That is then topped off with the insect people who are as believable as the singers. All of this pales into insignificance against the idea that the newly-formed council would try to surrender to the Cylons in the exact same way that led to the destruction of the colonies so soon after that destruction.

At least Adama is left with some semblance of reality as he comes up with a workable strategy to save the day, though it seems somewhat at odds with common sense. If all the pilots are held back from going to the celebrations, why must they wait on the planet instead of on Galactica and why are they not called back much earlier.



The Galactica is faced with a difficult choice. First there is the Cylon outpost and second there is the magnetic void that appears to be endless. Thanks to an illness amongst the viper pilots, Adama is forced to follow both.

It is impossible to believe that a set of new and untested shuttle pilots should be able to take on Cylon fighters and come out of the battle without a single casualty. It is also impossible to believe that all these new pilots should be women and they should all be so attractive. It is also impossible to believe that a man who has just announced his engagement to Jane Seymour would go racing off to risk death in a void he knows nothing about.

It is also quite fun that Starbuck talks all about travelling in straight lines and carrying out reverse turns and then the shots of the vipers show the ships doing anything but straight lines and reverse turns.

The main interest is in Adama's reaction to news of the void, something that might be a stepping stone on the search for Earth.

Oh, and the supposed Cylon robot Lucifer is a particularly poor effect, especially when placed against the somewhat impressive Cylon centurions.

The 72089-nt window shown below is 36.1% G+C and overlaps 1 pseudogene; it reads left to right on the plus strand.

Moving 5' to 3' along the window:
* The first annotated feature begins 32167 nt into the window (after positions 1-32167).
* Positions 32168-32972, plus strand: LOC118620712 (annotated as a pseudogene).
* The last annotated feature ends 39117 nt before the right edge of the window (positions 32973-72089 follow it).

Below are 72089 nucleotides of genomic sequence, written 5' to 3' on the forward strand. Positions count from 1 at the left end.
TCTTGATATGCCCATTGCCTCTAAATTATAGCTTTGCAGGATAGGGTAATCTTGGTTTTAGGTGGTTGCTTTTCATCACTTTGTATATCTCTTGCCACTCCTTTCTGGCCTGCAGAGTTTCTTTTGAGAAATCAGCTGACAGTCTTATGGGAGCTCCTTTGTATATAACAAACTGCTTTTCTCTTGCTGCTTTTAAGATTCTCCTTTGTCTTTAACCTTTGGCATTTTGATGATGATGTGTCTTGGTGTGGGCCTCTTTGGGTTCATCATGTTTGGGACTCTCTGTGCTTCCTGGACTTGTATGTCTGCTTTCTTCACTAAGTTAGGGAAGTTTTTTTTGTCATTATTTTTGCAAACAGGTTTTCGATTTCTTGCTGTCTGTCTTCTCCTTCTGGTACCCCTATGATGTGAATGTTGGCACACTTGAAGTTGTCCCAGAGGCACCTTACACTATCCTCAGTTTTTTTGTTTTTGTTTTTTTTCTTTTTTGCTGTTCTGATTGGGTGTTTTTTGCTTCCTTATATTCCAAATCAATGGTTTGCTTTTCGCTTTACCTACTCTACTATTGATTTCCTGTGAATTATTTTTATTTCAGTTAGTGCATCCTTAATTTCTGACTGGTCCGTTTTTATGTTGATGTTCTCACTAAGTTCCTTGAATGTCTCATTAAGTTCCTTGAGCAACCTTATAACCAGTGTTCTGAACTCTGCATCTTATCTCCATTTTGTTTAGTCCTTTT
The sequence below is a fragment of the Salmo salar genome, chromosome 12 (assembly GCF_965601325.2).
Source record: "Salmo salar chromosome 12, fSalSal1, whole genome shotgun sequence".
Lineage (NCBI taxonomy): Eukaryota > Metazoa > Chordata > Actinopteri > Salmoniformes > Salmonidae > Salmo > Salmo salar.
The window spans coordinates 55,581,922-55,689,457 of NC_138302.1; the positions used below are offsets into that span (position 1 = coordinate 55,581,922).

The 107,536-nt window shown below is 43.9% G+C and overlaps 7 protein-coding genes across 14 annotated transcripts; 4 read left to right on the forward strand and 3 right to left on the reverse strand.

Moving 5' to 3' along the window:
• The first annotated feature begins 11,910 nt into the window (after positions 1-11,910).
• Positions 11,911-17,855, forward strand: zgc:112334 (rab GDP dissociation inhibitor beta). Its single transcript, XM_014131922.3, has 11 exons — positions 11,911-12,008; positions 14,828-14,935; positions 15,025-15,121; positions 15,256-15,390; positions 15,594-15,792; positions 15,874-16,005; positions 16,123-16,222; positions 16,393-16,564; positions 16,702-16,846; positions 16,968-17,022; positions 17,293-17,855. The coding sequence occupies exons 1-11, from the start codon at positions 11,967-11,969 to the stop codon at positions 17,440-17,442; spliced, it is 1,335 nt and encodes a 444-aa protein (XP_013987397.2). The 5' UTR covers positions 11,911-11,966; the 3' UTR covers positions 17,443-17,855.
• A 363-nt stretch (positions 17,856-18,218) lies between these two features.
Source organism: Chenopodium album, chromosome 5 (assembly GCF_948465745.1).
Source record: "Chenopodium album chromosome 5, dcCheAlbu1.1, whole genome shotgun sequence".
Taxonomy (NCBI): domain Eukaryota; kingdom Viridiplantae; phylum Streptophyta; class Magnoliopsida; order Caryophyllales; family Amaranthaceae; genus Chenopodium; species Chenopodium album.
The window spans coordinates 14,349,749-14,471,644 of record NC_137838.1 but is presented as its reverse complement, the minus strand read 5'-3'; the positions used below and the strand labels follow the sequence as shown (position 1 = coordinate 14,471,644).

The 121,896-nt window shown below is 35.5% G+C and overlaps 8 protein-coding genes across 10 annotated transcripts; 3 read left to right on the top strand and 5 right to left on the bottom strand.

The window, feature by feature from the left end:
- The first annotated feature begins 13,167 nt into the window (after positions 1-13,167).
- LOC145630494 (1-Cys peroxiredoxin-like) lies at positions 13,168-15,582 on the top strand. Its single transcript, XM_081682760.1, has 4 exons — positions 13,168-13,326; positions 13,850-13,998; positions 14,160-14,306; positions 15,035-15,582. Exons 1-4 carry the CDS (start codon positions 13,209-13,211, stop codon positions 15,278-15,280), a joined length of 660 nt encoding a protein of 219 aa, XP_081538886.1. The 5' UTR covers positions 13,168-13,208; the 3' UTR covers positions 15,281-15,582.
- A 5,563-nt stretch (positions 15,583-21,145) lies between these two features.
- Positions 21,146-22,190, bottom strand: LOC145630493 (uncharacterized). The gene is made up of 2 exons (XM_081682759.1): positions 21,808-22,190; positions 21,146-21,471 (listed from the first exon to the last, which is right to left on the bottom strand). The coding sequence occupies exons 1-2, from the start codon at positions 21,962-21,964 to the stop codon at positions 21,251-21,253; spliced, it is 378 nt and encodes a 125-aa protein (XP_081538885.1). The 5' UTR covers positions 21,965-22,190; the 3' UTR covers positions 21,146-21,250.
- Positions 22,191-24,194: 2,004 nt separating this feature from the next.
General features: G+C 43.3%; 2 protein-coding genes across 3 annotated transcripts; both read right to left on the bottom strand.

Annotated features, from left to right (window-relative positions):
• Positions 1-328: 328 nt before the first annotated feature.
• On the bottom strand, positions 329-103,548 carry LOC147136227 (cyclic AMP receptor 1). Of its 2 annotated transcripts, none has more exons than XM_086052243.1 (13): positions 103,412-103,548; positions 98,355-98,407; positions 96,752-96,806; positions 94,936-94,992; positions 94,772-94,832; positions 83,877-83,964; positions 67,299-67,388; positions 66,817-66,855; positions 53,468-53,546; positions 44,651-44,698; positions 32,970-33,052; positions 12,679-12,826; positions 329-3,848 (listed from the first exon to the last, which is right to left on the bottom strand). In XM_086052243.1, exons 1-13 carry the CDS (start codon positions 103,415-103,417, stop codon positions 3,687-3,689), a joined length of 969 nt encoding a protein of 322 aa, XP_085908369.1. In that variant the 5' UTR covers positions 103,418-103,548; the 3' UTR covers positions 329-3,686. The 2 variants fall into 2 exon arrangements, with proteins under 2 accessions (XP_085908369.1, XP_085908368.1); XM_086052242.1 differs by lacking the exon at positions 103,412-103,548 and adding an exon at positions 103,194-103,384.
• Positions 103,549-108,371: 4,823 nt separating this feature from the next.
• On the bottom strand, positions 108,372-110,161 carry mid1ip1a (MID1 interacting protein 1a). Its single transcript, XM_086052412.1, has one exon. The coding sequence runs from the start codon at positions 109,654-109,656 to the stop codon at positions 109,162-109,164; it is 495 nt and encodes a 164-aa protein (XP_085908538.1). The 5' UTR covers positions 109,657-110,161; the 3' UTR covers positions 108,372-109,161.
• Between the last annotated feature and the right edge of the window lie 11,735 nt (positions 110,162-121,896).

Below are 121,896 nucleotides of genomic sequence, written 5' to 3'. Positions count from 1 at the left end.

At the centre of the void, the fleet finds the lost planet of Kobol, the birthplace of humanity. Adama descends to the planet's ruined surface holds a temple which contains the secret instructions to find Earth, but before he can copy them, Baltar's forces strike and a sacrifice is made.

From the moment that Apollo and Serina pledge themselves to each other it is obvious what is going to happen here and the inevitable comes in a pretty low-key and unheroic manner. The drama of this is then completely undermined by the hopelessly overly melodramatic death scene.

The sudden switch into an overtly religious tone is surprising, but actually gives events some depth beyond the action scenes and the rather uninspiring comedy moments. This has been hinted at before, but this is the first time that it has been given so much screen time.

Baltar keeps announcing that his plan is continuing, but it seems that plan is merely that everyone will believe that he has good intentions this time around and will blindly follow him to attack the Cylons. This has to be one of the weakest plots a villain has ever cooked up.



Apollo is attacked on a patrol and leads the Cylons away from the fleet, but he crashes onto a planet where he encounters a community in thrall to a fat man who is in control of a gunslinging Cylon.

BATTLESTAR GALACTICA does the westerns in this story that steals all manner of influences from the old west, including SHANE and RIO BRAVO, though the villain is clearly modelled on that of THE MALTESE FALCON. Whilst this should be an affectionate tribute, the familiarity works against it, making it dull and uninspired and hopefully not what we can expect from future episodes.



Starbuck is sent on a very distant patrol in an unarmed but very fast ship. He is taken unawares and the ship is stolen out from under him. He finds himself locked in a prison where generations have been kept imprisoned for the crimes of their ancestors.

This is a very silly story indeed. The idea that the Galactica would send out an unarmed ship no matter what the patrol required is somewhat ridiculous, but certainly no less ridiculous than the stage farce of Starbuck trying to hold a party with two women at the same time. Unlikeliness reaches new heights as Cassiopeia happens to be on the bridge and happens to have a background that just happens to solve a mystery and save the new ship. None of which compares to the sheer unlikeliness that the inmates would stay imprisoned in cells that cannot be locked or if they did that a few words from Starbuck would overcome their conditioning.